I discovered a ten year old girl from Reading in Berkshire, England this year. Her name is Faye Evans and she played with Lang Lang at the Massed Piano Event in the Royal Festival Hall in May of this year (2011). She played Chopin's Nocturne in C Sharp Minor and I have to say that I have never heard it played so beautifully by any other pianist, adult or otherwise. Her performance motivated me so much, that I focussed my practising onto this piece in an attempt to raise my own standards to come somewhat closer to hers. I'm not there yet, but am improving. Amazingly, Faye looks very much like Umi and also performs in a pink dress, has a long brown ponytail and moreover, she is  ten years old. I believe that I made the one and only video recording of Faye's performance at this event, which is shameful really. One would have thought professional broadcasters would have swooped down onto an occasion such as this. See it at:

Just to finish this presentation, here is a list of Umi's achievements which I have copied from her Bio on the ReverbNation website:

Artist Bio
In May 2009 Umi Garrett, 8 year old pianist, was welcomed and wowed the world on NBC's "The Ellen DeGeneres Show." 
Now at 10 she has already displayed a remarkable talent and thrilled audiences wherever she has appeared.

Umi, Grand Prix Winner of the 2nd Chopin International Competition Hartford, Connecticut 

Umi debuted in China with Wuhan Symphony Orchestra in Wuhan, China, September 2010. 

Umi appeared with Boston Pops. It was broadcasted on the nation wide radio show "From The Top".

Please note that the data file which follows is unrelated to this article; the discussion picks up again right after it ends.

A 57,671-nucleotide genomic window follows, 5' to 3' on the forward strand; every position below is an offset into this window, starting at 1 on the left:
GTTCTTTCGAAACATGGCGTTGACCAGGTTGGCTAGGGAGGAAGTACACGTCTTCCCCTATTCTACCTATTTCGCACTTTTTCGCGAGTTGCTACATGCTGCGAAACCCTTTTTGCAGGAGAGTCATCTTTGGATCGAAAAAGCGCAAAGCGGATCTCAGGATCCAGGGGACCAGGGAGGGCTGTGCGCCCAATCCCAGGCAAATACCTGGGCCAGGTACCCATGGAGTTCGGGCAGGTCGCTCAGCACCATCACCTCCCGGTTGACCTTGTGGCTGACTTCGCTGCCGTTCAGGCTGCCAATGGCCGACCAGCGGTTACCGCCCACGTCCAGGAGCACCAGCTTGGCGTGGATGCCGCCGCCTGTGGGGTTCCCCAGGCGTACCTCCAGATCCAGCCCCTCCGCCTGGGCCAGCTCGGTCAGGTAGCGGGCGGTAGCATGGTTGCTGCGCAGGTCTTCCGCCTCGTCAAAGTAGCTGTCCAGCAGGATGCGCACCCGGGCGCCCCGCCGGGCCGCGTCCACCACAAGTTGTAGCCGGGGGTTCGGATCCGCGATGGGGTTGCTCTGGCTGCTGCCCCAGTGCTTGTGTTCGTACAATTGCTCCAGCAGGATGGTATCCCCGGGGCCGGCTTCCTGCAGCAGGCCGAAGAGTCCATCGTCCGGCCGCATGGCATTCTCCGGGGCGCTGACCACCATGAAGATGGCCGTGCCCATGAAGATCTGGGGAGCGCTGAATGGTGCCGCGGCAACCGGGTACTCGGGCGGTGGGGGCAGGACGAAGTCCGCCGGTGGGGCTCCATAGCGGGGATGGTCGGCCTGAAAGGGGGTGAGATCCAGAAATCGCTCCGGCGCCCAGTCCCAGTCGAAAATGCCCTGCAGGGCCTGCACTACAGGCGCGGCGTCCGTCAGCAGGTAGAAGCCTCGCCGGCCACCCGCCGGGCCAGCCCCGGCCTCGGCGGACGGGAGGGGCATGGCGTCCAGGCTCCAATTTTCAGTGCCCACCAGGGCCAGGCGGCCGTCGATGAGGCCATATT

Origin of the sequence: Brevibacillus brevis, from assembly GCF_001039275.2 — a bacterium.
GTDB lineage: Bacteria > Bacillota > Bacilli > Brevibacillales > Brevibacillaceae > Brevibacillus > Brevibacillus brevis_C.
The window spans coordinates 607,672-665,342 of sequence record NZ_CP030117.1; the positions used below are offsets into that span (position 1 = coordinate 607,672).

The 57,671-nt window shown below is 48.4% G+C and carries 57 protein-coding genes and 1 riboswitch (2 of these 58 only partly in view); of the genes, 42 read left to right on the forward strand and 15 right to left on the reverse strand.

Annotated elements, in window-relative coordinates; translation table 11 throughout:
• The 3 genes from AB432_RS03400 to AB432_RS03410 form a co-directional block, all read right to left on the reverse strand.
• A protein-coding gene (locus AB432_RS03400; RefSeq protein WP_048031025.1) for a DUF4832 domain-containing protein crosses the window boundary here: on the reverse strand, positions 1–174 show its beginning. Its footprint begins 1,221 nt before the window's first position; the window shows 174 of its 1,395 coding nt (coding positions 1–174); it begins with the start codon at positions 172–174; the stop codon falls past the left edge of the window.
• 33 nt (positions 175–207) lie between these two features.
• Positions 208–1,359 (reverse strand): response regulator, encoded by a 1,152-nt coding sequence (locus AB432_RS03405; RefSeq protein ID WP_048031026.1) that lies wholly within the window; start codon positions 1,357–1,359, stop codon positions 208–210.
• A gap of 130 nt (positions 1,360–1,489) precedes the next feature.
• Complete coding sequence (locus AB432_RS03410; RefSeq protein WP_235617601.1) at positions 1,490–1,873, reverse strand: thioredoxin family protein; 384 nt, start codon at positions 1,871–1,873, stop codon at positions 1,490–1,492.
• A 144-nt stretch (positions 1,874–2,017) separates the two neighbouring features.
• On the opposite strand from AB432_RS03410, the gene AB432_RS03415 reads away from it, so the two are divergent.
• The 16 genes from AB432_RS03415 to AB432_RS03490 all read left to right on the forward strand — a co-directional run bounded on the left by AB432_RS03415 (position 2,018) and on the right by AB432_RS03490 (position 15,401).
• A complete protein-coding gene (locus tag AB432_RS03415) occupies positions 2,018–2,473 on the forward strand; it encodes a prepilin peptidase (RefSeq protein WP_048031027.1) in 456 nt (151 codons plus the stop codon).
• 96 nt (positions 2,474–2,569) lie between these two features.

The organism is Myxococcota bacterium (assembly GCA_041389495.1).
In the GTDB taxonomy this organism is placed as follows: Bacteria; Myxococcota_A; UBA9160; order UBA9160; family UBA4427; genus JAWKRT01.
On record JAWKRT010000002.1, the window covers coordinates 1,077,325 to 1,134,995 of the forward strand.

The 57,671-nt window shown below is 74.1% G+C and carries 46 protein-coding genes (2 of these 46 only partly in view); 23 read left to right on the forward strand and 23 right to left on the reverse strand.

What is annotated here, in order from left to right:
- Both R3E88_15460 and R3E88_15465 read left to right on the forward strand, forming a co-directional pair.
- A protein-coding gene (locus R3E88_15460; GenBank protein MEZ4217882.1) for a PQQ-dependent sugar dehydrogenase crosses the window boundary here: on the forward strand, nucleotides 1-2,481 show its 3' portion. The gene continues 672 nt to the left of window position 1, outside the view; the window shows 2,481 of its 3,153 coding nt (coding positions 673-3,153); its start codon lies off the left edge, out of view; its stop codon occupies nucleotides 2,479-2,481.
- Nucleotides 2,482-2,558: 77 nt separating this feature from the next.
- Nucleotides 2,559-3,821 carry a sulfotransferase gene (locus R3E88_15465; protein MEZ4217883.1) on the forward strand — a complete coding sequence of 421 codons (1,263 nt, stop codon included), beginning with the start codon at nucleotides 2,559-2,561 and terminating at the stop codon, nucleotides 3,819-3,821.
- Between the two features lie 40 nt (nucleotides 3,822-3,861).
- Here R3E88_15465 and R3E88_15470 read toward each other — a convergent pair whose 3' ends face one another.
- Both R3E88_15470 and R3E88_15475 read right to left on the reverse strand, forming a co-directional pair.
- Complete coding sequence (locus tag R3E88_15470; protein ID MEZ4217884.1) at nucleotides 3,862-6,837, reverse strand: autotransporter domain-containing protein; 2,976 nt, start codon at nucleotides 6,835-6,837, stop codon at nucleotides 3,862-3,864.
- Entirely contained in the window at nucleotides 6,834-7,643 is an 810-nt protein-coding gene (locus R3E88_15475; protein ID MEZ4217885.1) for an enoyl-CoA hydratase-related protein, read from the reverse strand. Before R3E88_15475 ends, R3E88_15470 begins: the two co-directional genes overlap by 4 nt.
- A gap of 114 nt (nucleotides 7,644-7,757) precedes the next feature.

Umi has performed with the Desert Symphony in Palm Desert, California. Her performance thrilled the audience with brilliant playing and charm, earning standing ovation and endless applause. 

On May 2010, Umi had her solo debut recital at age 9 at Neurosciences Institute in San Diego, California. 

Umi captivated European audiences in August 2009 as a performer in Vianden Music Festival in Luxembourg and Saarburg, Germany. 
She was recognized as the little star from America and featured live on Luxembourg television as a "wunderkind" which included a personal interview. 

She has had several appearance on "From The Top" national radio show, a concert at Steinway Hall in New York City, reception for Grand Masons of Anahaim, and annual reception for Philharmonic Society of Orange County in California, and a solo guest in the annual meeting of Music Teachers Association of California and Annual Leonard Hodges Keyboard Concert in Washington D.C. 

Umi has won first prizes at the Southwestern Youth Music Festival and the J.S. Bach Competition where she competed with pianists up to age 18. She is a winner in J.S.Bach competition in consecutive two years. 
October, 2009, she was an overall winner of complete works of J.S.Bach. 

In November, 2009, Umi was a winner of the Saddleback Symphony Concerto Competition against age 18. 

Since 7 years old, every year Umi has been participated and performed in Killington Music Festival as the youngest performer in the 26 year history of the Festival.

For the past two years Umi has been invited to participate and perform in concert at the Killington Music Festival in Vermont as the youngest performer in the 26 year history of the festival.

The young pianist also captivated European audiences in August of 2009 as a performer in several concerts at the Vianden Music Festival in Luxembourg and Germany in selected solo and chamber music works.

Finally(although I've said that before),  genuinely thinking that I was being original, I had decided to call this story, Umi Garrett, Princess of the Piano, but as I was surfing the internet doing research, I found that I'd been beaten to it by Frederick R Andresen whose story is here:   Because of that, I'm using the title, Umi Garrett,  Angel Of The Piano. It sounds just as nice, which it would have to do, anything less wouldn't be an appropriate title fitting to this magnificent little person with whom God has blessed this world, for which we thank Him.